How to Find a Particular Application

Look first in the Linux Software Map. It's at:
ftp://ibiblio.org/pub/Linux/docs/linux-software-map/, and on the other
FTP sites. A search engine is available on the World Wide Web at
http://www.boutell.com/lsm/.

Also check out the Freshmeat Web site: http://www.freshmeat.net, which
is where many new announcements of free software first appear.
Freshmeat is basically a site index that continuously updates the
notices of new or upgraded software for Linux, and maintains indexes
of the announcements and links to their URL's.

The FTP sites ("Where Are the Linux FTP Archives?") often have ls-lR
or INDEX directory listings which you can search using grep or a text
editor. The directory listings files can be very large, however,
making them unwieldy for quick searches.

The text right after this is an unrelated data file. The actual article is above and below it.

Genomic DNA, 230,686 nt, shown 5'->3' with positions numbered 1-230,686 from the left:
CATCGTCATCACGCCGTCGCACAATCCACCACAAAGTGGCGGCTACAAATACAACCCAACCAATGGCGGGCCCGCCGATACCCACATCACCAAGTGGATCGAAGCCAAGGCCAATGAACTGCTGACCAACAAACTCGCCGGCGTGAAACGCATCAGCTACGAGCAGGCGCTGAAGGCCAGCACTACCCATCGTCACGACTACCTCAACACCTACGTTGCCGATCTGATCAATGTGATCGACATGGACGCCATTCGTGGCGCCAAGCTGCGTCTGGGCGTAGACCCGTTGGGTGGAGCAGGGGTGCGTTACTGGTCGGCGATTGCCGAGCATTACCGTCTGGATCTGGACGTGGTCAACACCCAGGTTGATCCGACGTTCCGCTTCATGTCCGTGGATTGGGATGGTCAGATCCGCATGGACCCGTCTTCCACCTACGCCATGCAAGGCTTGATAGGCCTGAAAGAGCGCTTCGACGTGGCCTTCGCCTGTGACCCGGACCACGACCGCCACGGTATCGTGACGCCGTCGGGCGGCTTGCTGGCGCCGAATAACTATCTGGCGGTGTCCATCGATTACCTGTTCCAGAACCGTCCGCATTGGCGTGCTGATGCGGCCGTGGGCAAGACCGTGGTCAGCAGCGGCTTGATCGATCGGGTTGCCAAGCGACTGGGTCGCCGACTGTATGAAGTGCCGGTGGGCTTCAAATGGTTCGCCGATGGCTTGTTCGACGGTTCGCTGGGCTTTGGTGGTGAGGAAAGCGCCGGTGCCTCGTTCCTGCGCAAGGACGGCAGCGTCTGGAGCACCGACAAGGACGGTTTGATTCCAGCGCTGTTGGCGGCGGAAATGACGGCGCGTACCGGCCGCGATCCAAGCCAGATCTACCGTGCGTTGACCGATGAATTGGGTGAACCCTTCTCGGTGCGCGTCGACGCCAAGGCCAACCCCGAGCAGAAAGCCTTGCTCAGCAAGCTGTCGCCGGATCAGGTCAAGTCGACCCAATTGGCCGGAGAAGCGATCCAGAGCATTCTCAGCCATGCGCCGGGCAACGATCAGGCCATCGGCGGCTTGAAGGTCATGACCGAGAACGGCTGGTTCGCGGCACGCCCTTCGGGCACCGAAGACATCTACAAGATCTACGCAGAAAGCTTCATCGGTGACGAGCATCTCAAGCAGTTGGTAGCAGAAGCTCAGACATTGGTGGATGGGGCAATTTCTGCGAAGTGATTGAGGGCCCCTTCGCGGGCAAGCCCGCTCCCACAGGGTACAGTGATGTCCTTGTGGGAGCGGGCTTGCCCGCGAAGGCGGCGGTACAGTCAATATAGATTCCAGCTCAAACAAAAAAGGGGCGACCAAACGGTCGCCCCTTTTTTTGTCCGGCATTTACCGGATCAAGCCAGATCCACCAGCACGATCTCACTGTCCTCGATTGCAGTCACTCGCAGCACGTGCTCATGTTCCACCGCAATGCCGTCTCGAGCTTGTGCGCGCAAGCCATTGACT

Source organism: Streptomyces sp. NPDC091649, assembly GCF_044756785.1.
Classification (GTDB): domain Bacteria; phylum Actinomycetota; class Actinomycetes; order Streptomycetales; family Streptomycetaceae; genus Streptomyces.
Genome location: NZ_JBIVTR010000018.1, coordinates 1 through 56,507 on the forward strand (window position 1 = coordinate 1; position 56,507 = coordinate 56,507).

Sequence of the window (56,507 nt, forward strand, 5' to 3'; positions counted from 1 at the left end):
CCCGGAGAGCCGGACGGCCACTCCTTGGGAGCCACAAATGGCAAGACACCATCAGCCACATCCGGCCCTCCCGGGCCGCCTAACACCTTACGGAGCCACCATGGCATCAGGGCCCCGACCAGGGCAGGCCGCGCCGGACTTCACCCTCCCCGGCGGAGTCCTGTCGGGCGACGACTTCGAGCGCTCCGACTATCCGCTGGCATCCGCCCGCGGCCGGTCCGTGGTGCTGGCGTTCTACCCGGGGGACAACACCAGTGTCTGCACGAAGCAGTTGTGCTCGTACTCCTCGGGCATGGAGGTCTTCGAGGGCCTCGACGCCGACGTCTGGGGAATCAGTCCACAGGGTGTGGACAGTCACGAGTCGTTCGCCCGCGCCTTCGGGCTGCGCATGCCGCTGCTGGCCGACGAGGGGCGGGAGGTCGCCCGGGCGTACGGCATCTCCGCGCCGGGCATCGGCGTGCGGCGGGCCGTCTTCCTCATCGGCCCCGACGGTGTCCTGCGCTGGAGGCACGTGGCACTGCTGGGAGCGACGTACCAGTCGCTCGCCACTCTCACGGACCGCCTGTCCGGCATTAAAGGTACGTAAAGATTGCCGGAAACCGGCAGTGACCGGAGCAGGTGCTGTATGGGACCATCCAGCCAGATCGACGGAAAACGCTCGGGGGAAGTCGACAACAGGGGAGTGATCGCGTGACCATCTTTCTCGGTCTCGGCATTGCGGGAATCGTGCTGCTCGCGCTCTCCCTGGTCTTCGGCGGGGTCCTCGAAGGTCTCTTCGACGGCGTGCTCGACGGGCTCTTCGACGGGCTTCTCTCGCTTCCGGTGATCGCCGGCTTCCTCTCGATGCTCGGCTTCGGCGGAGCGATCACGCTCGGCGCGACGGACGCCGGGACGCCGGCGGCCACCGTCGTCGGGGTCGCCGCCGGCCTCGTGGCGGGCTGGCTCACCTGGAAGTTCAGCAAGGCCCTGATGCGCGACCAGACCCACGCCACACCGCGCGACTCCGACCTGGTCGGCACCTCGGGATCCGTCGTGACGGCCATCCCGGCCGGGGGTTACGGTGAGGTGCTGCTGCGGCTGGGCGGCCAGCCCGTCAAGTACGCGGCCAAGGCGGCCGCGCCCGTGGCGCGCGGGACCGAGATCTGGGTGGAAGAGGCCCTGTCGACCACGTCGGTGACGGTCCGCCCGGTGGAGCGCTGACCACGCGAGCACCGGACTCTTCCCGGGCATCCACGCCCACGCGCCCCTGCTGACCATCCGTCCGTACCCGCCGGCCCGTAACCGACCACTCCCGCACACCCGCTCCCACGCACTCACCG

Also look at the Linux Projects Map:
ftp://ftp.ix.de/pub/ix/Linux/docs/Projects-Map.gz.

There's a search engine for Linux FTP archives at:
http://lfw.linuxhq.com/.

Searching for "Linux" on the World Wide Web provides copious
references. ("Where Is the Linux Stuff on the World Wide Web?")

If you don't find anything, you could download the sources to the
program yourself and compile them. See (See: "How To Port XXX to
Linux.") If it's a large package that may require some porting, post a
message to comp.os.linux.development.apps.

If you compile a large-ish program, please upload it to one or more of
the FTP sites, and post a message to comp.os.linux.announce (submit
your posting to linux-announce@news.ornl.gov).

If you're looking for an application program, the chances are that
someone has already written a free version. The comp.sources.wanted
FAQ has instructions for finding the source code.



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